In gruesome and just plain disheartening news, twenty-three seals were found clubbed to death at a popular tourist spot on New Zealand’s South Island. Eight of the animals were days-old pups when they were bludgeoned for no apparent reason.
The Department of Conservation has reported that the battered seals were found at the bottom of a cliff at Ohau Point Colony, a stretch of coastline north of the whale-watching hub of Kaikoura. The site draws about a million tourists a year. “I’m beyond appalled,” New Zealand’s conservation minister, Kate Wilkinson, told the AP, making a public appeal for help in tracking down those responsible.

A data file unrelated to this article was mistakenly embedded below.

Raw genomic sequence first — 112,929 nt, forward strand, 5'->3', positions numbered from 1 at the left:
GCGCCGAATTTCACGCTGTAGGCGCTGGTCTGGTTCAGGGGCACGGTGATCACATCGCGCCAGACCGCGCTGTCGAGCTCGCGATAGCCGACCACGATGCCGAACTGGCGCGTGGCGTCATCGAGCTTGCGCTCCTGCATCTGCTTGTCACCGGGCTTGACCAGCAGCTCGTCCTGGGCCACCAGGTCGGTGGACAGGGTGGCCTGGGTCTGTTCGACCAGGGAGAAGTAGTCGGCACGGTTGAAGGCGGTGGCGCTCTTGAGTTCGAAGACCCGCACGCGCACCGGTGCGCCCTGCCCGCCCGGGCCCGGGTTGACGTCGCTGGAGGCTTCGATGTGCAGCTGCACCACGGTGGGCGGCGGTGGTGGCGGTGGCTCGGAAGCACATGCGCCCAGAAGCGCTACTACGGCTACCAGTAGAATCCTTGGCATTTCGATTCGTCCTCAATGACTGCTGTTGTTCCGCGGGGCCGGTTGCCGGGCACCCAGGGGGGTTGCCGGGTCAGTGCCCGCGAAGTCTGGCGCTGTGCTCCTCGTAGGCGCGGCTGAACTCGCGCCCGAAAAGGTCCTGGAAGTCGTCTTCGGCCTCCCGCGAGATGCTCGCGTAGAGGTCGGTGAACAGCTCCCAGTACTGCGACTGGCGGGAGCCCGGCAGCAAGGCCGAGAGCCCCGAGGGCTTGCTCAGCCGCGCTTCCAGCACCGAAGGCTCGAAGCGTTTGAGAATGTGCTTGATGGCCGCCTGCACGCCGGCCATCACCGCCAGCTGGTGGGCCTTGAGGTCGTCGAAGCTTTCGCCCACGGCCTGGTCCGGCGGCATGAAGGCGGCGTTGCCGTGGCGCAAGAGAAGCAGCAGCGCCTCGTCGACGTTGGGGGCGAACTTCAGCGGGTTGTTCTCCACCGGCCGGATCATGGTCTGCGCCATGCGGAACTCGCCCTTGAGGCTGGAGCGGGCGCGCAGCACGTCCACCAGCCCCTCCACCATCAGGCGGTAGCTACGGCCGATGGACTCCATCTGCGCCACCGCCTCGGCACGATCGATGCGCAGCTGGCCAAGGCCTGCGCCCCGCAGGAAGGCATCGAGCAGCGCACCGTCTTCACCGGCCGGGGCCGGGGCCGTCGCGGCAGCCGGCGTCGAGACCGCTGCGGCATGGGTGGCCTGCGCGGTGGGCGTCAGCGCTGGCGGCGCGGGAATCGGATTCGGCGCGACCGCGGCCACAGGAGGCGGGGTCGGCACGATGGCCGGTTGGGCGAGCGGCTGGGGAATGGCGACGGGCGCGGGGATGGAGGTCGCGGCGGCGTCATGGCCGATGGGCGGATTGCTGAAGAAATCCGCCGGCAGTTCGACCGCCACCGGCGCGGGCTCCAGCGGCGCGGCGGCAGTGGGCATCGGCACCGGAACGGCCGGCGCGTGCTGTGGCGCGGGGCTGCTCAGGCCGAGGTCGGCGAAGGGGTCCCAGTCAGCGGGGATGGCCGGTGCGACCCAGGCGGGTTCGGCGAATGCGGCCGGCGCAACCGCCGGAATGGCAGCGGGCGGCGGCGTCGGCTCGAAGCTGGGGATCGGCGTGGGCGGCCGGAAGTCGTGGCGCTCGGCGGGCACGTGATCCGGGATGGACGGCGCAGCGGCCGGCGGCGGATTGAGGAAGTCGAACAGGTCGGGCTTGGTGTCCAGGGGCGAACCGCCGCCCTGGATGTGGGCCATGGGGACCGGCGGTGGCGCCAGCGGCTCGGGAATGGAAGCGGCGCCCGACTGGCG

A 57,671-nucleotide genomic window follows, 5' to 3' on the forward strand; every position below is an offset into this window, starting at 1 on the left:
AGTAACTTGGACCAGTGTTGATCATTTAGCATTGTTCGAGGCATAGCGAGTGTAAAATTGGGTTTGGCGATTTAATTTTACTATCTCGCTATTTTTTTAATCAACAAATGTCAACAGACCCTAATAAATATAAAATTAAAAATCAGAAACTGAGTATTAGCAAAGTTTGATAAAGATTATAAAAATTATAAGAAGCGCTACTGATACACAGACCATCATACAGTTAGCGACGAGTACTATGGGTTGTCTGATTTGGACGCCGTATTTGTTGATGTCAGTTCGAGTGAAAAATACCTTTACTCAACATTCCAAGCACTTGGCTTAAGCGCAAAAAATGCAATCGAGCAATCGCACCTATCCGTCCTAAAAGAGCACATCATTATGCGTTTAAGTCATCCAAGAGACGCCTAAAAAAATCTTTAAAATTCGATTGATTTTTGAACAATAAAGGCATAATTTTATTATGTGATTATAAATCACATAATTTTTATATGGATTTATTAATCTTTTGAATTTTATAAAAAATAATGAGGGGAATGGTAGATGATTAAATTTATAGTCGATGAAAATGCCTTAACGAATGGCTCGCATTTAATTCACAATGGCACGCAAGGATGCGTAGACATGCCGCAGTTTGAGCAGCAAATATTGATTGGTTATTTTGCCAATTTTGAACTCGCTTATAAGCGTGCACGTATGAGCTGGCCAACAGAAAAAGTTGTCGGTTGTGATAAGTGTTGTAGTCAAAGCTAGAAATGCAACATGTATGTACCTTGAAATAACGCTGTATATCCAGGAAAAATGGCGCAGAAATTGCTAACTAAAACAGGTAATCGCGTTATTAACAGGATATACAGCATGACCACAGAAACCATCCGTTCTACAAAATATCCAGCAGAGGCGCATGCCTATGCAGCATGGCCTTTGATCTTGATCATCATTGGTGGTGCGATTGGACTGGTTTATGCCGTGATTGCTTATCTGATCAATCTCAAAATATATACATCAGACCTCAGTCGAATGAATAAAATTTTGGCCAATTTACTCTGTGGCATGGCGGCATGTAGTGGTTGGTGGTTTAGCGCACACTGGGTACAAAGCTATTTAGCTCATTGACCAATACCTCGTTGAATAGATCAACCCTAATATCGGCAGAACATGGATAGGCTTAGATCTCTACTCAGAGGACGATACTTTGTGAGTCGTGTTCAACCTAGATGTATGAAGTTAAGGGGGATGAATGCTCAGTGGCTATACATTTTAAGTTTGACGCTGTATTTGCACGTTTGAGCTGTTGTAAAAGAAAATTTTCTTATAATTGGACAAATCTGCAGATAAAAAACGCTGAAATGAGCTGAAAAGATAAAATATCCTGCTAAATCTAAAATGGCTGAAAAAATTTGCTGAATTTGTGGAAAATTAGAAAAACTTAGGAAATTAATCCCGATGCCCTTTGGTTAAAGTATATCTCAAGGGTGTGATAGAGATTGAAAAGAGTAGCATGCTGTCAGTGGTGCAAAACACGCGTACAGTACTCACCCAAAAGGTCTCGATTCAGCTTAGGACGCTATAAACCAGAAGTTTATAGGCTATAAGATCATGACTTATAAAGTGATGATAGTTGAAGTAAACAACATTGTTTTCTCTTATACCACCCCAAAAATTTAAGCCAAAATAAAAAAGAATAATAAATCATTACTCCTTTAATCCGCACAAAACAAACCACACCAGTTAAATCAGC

The carcasses seem to suggest that the clubber killed the seals with a blunt instrument in forceful blows to the head over a period of about two weeks. Apparently, thirteen of the seals were breeding females, which will set back the local seal population and likely lead to the deaths of juvenile seals still dependent on their mothers.
(Read “Three-year-Old Boy Saves Endangered Sea Turtle.”)
Under the 1978 Marine Mammals Protection Act, the penalty for injuring the protected fur seal is six months jail time or a $250,000 fine. “This isn’t just a random act of violence,” Wilkinson said. “To go around and club twenty-three seals to death over a number of days is very deliberate.”
Calculated, yes, but the slaughter has seemingly nothing to do with the longstanding controversy over seal clubbing in Canada.